“This doesn’t have that possibility,” Scott Crosby said. “We set as a goal when we started that we were going to raise the money by October. We have a hard stop by the end of December because of the Kresge grant, so we’re going to raise the money. We will because we believe in it and it will happen.”
Spreading word about the Kroc Center’s final financial hurdle and making it happen has warranted the elements of a traditional marketing campaign coupled with new-fangled tactics.
Doug Carpenter is principal of the advertising firm of carpenter | sullivan | sossaman (CS2) and brother of Kroc Center director Steve Carpenter. (Steve Carpenter said he wasn’t involved with the selection of CS2 for the center’s advertising contract.)
Doug Carpenter said the “Come Together” campaign for the Kroc Center was crafted to tell stories that would pique the interest of a variety of people, whether they met them while going door to door in neighborhoods or through social networking tools such as Facebook and Twitter.
No matter the means, one thing was important.
“In all of what we do professionally, advertising specifically, it’s about a message,” Doug Carpenter said. “I don’t believe that anybody yet – and I’ll include myself – fully realizes how significant this is going to be. Not just the structure, which is beyond compare, but the impact it will have. As we get further along, it becomes more clear to a larger constituency.”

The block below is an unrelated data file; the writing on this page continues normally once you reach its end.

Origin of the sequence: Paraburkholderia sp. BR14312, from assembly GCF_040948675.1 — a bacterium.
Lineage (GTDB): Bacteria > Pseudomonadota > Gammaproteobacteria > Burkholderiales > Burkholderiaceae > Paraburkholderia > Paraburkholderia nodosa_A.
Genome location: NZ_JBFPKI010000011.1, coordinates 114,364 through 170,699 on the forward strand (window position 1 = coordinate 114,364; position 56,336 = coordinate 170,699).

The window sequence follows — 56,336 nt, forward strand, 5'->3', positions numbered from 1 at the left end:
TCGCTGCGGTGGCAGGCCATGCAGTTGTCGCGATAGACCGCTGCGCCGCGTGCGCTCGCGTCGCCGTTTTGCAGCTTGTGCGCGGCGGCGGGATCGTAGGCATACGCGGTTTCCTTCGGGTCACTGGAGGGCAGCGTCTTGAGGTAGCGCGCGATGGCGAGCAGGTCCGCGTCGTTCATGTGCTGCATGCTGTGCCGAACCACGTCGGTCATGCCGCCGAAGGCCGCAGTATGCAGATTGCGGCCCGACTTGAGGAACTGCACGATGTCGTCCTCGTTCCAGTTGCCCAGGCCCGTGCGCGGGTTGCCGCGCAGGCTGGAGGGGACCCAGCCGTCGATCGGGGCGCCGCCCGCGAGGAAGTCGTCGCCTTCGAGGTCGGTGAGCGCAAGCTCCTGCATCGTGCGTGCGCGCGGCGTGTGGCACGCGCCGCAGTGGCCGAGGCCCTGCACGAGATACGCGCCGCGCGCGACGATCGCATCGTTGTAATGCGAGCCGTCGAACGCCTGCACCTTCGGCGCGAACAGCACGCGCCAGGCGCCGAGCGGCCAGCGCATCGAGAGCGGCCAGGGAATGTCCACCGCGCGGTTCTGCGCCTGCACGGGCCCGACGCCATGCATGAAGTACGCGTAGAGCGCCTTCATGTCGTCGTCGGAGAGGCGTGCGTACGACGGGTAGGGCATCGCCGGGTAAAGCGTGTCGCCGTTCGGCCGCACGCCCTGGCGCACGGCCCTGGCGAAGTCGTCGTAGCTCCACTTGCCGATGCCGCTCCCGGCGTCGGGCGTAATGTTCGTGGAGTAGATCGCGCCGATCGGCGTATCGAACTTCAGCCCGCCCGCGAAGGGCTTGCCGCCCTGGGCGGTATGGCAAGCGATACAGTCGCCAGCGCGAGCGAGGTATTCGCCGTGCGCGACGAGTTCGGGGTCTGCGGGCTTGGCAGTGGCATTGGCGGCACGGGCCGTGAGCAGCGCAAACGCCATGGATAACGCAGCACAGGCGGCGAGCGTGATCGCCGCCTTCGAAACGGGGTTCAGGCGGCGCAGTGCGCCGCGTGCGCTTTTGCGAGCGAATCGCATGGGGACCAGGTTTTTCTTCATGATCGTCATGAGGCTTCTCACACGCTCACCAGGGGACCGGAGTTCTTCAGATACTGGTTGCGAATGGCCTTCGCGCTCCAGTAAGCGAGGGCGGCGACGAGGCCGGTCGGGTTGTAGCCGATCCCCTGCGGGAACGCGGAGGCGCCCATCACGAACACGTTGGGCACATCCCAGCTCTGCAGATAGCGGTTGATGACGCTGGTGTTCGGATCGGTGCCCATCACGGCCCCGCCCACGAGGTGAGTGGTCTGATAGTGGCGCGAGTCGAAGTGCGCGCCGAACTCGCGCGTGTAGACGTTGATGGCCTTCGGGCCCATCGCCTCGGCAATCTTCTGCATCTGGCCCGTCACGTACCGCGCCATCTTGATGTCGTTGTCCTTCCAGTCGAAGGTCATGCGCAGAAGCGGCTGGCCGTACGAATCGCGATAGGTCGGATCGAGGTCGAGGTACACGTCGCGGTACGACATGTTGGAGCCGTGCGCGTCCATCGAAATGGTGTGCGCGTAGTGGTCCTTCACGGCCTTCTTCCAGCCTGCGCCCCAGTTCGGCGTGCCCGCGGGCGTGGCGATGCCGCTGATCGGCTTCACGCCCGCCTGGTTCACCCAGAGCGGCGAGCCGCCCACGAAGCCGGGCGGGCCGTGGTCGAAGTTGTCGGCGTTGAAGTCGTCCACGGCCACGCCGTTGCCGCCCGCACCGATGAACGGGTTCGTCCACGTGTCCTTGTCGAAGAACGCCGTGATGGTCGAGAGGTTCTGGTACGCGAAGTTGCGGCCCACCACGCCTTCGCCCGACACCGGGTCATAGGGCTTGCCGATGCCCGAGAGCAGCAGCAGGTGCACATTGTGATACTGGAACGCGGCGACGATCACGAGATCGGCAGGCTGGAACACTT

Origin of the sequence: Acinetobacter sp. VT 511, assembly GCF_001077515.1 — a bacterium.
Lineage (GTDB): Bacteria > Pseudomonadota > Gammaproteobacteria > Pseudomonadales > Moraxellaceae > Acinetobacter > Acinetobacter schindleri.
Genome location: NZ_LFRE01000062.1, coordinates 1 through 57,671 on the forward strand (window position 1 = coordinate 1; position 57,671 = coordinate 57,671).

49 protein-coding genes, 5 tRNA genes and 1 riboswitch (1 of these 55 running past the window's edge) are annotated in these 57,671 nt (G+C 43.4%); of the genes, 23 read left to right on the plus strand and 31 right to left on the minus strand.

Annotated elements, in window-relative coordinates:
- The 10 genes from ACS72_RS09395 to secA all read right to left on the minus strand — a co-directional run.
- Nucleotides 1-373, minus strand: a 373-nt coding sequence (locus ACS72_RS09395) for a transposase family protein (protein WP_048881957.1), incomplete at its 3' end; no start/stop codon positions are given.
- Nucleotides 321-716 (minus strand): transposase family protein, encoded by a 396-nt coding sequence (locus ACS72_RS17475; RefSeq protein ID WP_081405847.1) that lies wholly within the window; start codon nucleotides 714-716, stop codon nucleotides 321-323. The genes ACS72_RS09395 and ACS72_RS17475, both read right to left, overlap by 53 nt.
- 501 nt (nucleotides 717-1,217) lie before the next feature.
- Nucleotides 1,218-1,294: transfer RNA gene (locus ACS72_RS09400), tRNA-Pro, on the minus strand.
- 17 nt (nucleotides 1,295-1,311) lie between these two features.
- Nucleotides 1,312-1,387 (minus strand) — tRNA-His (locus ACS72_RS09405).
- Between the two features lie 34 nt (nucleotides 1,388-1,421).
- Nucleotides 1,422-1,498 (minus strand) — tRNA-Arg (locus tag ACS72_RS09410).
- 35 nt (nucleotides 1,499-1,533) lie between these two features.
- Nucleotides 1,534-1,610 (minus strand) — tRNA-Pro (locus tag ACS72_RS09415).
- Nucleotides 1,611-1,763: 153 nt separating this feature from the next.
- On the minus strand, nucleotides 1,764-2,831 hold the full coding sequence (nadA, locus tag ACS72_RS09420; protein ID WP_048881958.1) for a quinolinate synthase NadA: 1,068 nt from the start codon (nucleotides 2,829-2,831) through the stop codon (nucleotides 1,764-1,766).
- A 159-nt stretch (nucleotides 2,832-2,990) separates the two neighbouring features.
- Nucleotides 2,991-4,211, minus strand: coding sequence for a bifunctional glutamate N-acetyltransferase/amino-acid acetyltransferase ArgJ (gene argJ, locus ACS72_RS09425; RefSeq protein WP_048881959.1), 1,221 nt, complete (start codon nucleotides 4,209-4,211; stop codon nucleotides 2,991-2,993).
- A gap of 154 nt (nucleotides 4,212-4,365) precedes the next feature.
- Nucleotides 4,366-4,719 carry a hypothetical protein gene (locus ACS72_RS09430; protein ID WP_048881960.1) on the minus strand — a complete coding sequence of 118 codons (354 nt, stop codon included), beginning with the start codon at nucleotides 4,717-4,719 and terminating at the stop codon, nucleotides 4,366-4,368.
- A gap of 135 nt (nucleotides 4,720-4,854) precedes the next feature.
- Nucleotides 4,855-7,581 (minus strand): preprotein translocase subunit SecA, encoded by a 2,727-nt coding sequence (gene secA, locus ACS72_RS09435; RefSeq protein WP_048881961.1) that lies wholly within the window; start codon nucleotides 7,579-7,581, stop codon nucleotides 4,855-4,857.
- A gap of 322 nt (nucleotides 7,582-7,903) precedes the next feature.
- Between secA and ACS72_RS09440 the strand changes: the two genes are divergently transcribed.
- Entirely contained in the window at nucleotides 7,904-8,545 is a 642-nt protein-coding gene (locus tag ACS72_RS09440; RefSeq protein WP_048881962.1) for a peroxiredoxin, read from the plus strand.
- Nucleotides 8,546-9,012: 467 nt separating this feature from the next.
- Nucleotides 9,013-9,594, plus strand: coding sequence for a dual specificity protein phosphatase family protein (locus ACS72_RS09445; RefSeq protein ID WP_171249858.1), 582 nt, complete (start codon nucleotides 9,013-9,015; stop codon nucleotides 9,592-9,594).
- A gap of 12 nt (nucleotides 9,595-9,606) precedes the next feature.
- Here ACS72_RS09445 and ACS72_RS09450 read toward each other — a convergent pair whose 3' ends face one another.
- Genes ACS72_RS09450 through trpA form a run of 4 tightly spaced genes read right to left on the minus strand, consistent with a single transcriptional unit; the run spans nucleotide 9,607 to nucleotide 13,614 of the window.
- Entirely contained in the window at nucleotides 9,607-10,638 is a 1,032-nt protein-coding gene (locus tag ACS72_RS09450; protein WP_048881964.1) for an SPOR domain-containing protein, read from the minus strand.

So close, yet so far
The Kroc Center’s constituency is all of Memphis, but its core group is the center’s neighbors, those who live and work in the area, and especially those who have children attending Fairview Middle School, which will be next door to the center.
Arlinda Johnson lives down the street from the fairgrounds in Orange Mound. She has a daughter at Fairview and a younger son who will attend Fairview, and she serves as chairwoman of the school’s leadership council. Johnson said the corner where the center will be built has been “dead” and the school has suffered because of it. The Kroc Center could change all that.
The $85 million Kroc Center is a 100,000-square foot facility slated for the northwest corner of the Mid-South Fairgrounds, near the intersection of East Parkway and Central Avenue. The sprawling facility will have a swimming pool, indoor and outdoor athletic fields, performing arts center and fitness area.